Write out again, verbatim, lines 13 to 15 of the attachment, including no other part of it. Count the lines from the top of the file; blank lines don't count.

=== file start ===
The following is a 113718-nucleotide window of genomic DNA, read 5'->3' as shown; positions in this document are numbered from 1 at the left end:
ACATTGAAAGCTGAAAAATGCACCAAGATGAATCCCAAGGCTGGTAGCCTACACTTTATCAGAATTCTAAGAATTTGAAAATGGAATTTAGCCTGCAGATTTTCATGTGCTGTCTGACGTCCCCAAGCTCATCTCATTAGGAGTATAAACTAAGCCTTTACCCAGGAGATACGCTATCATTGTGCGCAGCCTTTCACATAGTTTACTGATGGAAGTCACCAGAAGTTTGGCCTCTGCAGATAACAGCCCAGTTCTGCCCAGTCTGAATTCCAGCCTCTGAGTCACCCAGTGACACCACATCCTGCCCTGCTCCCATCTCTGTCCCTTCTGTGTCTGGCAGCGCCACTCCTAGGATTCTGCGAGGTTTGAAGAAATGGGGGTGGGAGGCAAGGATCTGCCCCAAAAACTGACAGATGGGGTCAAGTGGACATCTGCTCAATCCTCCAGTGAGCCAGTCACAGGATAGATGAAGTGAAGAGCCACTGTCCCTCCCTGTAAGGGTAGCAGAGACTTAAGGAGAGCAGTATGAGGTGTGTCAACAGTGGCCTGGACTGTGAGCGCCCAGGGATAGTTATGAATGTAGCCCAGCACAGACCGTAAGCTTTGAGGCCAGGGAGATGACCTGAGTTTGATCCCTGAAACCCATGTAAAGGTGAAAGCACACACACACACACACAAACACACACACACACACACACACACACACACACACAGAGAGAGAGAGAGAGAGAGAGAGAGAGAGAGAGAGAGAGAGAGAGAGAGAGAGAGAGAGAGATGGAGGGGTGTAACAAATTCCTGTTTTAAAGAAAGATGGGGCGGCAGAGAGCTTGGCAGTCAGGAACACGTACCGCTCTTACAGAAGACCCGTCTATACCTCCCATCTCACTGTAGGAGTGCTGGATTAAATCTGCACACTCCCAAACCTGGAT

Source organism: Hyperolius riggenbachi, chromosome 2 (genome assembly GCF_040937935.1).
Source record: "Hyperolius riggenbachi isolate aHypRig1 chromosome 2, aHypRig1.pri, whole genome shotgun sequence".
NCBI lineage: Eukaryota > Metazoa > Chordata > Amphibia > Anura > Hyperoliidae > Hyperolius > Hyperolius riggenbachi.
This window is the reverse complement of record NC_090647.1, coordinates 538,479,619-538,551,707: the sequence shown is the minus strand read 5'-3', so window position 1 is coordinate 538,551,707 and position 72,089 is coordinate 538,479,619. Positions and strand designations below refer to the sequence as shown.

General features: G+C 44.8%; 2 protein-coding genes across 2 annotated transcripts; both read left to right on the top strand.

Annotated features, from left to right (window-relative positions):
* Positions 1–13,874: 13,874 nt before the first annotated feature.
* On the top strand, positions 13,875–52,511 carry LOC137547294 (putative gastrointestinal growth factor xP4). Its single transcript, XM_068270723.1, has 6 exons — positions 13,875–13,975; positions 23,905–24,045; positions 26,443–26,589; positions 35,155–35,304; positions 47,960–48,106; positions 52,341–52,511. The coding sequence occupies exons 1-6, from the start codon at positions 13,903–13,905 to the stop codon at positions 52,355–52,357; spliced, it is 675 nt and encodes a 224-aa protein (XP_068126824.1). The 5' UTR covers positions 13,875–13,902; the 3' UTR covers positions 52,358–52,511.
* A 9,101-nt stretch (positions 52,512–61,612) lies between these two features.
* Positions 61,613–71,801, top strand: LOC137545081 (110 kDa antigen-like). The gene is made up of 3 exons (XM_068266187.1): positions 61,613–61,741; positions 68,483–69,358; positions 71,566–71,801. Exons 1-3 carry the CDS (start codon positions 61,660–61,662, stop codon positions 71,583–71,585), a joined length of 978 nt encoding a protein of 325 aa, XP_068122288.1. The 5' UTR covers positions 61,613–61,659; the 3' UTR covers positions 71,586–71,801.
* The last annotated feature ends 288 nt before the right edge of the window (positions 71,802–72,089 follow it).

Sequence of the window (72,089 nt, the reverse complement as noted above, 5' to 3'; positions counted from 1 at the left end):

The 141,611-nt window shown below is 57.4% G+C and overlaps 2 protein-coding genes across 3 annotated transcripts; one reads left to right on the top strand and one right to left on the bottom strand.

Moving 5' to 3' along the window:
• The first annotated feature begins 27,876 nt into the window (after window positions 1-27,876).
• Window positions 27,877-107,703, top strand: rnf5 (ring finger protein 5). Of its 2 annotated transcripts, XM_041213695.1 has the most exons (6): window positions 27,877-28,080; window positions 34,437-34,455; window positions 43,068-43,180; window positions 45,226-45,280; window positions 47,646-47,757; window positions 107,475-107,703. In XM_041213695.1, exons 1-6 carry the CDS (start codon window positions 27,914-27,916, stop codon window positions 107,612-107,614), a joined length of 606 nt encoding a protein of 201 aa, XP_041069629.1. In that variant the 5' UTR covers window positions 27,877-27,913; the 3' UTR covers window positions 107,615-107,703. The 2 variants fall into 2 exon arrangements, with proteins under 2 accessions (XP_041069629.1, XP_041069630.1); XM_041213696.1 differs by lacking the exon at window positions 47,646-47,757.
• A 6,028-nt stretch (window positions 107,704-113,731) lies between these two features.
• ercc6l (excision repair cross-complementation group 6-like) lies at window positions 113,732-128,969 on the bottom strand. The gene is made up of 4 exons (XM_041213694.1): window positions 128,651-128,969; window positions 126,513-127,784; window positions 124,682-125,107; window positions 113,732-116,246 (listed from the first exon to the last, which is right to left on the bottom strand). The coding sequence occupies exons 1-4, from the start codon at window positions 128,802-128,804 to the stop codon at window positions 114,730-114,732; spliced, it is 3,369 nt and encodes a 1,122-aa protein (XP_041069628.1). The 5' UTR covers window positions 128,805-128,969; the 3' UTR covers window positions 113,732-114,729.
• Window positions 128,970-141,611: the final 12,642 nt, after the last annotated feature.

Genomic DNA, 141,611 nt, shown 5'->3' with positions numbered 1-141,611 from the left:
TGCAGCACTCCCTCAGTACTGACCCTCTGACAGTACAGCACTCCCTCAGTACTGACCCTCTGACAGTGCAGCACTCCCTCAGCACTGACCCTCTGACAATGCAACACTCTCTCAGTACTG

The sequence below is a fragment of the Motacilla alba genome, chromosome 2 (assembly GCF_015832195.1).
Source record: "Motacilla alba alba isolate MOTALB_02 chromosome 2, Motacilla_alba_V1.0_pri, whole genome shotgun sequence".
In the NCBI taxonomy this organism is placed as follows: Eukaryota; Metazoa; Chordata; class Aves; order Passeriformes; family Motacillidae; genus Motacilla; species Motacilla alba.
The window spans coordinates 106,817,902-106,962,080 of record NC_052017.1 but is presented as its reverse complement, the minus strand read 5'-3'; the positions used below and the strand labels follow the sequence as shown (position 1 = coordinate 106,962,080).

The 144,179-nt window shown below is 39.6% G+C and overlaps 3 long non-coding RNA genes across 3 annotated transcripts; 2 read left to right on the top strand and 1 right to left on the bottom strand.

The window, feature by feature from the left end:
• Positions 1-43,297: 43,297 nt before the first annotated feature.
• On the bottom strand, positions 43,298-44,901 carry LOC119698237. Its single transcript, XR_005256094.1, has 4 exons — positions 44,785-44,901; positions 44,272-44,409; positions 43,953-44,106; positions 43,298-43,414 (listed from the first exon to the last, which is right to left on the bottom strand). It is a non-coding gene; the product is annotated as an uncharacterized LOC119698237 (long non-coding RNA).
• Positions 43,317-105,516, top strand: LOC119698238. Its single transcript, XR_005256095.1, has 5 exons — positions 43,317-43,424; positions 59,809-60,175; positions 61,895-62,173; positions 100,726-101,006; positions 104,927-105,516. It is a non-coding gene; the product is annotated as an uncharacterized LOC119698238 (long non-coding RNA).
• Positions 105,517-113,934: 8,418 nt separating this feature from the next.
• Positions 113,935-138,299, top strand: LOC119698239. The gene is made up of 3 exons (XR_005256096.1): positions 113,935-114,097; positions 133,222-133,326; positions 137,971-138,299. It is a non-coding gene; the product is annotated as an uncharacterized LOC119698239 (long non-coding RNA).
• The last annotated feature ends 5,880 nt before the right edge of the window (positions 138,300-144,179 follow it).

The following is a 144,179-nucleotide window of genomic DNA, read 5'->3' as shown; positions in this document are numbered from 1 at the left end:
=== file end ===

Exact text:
* The last annotated feature ends 288 nt before the right edge of the window (positions 71,802–72,089 follow it).

Sequence of the window (72,089 nt, the reverse complement as noted above, 5' to 3'; positions counted from 1 at the left end):

The 141,611-nt window shown below is 57.4% G+C and overlaps 2 protein-coding genes across 3 annotated transcripts; one reads left to right on the top strand and one right to left on the bottom strand.